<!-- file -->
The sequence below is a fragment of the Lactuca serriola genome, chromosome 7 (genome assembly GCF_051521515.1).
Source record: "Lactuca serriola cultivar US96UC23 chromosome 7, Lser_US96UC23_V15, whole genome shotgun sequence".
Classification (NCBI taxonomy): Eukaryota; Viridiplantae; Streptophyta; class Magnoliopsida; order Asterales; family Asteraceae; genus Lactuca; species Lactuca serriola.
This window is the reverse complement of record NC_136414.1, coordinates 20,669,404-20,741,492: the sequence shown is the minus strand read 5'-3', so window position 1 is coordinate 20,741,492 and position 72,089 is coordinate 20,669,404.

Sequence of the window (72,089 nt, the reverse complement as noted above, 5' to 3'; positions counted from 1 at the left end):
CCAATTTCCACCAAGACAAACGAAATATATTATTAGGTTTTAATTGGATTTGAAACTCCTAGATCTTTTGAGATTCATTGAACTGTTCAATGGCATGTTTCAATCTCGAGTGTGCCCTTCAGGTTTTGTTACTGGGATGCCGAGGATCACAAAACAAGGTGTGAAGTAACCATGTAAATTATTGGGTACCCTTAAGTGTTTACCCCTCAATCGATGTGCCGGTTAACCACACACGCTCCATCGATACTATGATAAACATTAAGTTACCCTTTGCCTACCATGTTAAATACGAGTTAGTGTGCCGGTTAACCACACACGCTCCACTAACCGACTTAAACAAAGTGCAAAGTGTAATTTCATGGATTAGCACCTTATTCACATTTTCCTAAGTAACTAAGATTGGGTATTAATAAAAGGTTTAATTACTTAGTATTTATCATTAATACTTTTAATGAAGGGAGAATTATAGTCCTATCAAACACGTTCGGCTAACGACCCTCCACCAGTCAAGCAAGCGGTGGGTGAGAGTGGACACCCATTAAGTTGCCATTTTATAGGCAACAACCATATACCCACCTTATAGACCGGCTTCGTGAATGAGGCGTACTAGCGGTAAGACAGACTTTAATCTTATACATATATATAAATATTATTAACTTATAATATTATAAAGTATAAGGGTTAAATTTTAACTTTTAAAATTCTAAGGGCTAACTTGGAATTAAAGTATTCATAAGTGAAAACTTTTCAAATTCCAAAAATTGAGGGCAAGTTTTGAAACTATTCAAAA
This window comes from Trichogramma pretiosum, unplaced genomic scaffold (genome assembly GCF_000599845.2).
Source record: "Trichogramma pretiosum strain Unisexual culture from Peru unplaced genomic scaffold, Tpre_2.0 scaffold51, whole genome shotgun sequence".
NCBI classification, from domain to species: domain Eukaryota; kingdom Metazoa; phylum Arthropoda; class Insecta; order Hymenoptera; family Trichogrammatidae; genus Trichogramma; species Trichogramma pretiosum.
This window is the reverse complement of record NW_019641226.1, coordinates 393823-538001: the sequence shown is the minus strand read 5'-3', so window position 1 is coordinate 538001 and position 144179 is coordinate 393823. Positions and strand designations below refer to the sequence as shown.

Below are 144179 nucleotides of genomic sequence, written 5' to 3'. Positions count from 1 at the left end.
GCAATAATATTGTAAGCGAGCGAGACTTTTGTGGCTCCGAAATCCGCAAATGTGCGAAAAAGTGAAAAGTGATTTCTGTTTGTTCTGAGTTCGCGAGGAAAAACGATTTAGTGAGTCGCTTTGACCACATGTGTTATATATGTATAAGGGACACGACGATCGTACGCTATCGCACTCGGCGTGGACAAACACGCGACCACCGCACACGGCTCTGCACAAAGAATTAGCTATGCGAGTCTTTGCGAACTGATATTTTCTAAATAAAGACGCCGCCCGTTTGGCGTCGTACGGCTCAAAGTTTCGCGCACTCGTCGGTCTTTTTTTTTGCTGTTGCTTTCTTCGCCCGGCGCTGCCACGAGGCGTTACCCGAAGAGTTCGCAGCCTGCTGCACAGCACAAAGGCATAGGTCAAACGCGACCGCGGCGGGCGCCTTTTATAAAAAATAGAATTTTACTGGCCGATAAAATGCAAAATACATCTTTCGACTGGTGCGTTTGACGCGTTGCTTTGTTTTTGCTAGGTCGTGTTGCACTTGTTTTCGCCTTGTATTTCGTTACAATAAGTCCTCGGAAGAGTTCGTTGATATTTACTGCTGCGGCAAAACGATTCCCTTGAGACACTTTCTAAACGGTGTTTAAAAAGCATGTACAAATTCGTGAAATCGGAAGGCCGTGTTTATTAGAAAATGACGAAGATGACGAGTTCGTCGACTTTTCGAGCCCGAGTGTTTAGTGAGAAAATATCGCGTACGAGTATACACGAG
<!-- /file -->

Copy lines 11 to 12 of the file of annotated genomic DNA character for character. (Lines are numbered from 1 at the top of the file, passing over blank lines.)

Below are 144179 nucleotides of genomic sequence, written 5' to 3'. Positions count from 1 at the left end.
GCAATAATATTGTAAGCGAGCGAGACTTTTGTGGCTCCGAAATCCGCAAATGTGCGAAAAAGTGAAAAGTGATTTCTGTTTGTTCTGAGTTCGCGAGGAAAAACGATTTAGTGAGTCGCTTTGACCACATGTGTTATATATGTATAAGGGACACGACGATCGTACGCTATCGCACTCGGCGTGGACAAACACGCGACCACCGCACACGGCTCTGCACAAAGAATTAGCTATGCGAGTCTTTGCGAACTGATATTTTCTAAATAAAGACGCCGCCCGTTTGGCGTCGTACGGCTCAAAGTTTCGCGCACTCGTCGGTCTTTTTTTTTGCTGTTGCTTTCTTCGCCCGGCGCTGCCACGAGGCGTTACCCGAAGAGTTCGCAGCCTGCTGCACAGCACAAAGGCATAGGTCAAACGCGACCGCGGCGGGCGCCTTTTATAAAAAATAGAATTTTACTGGCCGATAAAATGCAAAATACATCTTTCGACTGGTGCGTTTGACGCGTTGCTTTGTTTTTGCTAGGTCGTGTTGCACTTGTTTTCGCCTTGTATTTCGTTACAATAAGTCCTCGGAAGAGTTCGTTGATATTTACTGCTGCGGCAAAACGATTCCCTTGAGACACTTTCTAAACGGTGTTTAAAAAGCATGTACAAATTCGTGAAATCGGAAGGCCGTGTTTATTAGAAAATGACGAAGATGACGAGTTCGTCGACTTTTCGAGCCCGAGTGTTTAGTGAGAAAATATCGCGTACGAGTATACACGAG